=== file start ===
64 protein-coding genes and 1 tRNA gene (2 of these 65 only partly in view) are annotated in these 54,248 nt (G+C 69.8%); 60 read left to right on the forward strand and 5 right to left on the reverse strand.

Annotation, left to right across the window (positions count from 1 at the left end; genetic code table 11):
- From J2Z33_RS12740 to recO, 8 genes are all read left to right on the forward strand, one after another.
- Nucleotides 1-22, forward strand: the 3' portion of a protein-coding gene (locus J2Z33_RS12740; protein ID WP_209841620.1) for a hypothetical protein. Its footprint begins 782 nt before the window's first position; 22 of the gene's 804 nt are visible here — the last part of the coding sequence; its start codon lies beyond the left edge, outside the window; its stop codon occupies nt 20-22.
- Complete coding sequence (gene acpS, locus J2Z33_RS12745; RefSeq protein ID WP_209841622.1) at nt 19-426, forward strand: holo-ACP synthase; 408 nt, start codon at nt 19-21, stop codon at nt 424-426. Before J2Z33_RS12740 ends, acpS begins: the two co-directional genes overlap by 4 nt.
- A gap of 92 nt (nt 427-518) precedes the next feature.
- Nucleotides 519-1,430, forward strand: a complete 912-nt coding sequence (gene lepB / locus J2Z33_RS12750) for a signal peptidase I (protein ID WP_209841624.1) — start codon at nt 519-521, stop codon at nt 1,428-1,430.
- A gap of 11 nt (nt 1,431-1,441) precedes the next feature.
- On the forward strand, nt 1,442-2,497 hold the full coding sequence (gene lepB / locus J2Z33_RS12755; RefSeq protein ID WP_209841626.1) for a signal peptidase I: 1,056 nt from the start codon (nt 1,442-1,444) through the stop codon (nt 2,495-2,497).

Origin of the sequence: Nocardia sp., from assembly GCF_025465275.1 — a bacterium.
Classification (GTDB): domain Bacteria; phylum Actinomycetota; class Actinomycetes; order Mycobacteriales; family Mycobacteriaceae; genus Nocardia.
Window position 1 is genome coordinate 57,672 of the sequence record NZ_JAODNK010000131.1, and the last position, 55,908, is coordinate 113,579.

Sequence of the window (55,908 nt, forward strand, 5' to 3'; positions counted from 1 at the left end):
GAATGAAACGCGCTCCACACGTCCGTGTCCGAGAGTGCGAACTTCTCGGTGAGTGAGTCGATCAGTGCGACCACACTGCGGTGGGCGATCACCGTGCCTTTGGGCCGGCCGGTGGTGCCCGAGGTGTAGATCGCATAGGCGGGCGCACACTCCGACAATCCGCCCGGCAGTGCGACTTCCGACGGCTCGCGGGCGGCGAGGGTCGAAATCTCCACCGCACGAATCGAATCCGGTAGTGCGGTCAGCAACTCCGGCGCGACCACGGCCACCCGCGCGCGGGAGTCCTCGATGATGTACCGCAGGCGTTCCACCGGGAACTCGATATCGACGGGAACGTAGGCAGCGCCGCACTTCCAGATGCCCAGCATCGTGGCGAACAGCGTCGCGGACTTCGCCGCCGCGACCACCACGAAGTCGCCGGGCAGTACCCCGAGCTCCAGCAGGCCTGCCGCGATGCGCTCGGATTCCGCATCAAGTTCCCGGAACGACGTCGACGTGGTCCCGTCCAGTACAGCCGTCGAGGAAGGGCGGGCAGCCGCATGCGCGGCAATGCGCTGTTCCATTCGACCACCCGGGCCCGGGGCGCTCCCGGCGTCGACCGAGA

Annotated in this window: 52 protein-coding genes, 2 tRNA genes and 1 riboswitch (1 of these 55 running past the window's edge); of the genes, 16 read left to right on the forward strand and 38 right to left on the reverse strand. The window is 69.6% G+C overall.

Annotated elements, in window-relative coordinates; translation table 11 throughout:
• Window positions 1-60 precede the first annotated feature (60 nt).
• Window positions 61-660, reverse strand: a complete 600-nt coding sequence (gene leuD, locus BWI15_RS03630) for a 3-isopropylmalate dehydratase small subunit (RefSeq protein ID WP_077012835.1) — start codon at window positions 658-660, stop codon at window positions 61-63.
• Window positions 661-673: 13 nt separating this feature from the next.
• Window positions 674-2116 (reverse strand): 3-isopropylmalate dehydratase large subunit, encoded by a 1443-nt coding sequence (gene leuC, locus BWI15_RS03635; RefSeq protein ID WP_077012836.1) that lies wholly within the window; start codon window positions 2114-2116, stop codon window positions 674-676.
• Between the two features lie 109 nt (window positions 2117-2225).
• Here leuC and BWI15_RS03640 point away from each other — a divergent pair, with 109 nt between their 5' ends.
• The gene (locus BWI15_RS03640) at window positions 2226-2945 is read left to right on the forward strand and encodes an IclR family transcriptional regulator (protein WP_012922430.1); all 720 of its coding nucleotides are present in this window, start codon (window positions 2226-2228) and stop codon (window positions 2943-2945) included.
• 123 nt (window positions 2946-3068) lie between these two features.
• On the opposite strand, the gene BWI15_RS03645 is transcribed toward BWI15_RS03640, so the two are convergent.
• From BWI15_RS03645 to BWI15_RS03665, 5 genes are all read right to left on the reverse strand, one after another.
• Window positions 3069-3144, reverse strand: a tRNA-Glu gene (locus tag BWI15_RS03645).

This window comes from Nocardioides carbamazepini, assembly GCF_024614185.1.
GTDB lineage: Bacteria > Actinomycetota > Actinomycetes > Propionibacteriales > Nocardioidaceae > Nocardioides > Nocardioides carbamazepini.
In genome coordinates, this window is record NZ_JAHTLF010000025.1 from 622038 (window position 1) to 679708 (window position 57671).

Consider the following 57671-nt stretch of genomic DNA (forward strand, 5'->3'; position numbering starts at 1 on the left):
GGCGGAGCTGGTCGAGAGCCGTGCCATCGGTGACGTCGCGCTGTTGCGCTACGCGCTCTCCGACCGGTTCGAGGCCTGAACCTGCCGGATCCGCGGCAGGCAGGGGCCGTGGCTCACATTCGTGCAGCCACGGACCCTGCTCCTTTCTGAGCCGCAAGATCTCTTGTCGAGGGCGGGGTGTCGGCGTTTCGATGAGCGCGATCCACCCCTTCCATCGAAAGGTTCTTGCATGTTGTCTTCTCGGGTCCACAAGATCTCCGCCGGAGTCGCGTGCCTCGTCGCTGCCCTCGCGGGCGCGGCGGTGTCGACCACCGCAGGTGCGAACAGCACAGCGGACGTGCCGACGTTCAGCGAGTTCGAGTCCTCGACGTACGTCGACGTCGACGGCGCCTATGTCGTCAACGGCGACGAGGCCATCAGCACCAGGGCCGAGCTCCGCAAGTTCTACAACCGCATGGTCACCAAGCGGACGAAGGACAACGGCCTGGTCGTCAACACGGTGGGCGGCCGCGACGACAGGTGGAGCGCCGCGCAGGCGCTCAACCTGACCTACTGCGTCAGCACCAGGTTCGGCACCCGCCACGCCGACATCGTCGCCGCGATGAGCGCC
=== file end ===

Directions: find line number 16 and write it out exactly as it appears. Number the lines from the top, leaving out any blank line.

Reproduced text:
Annotated elements, in window-relative coordinates; translation table 11 throughout: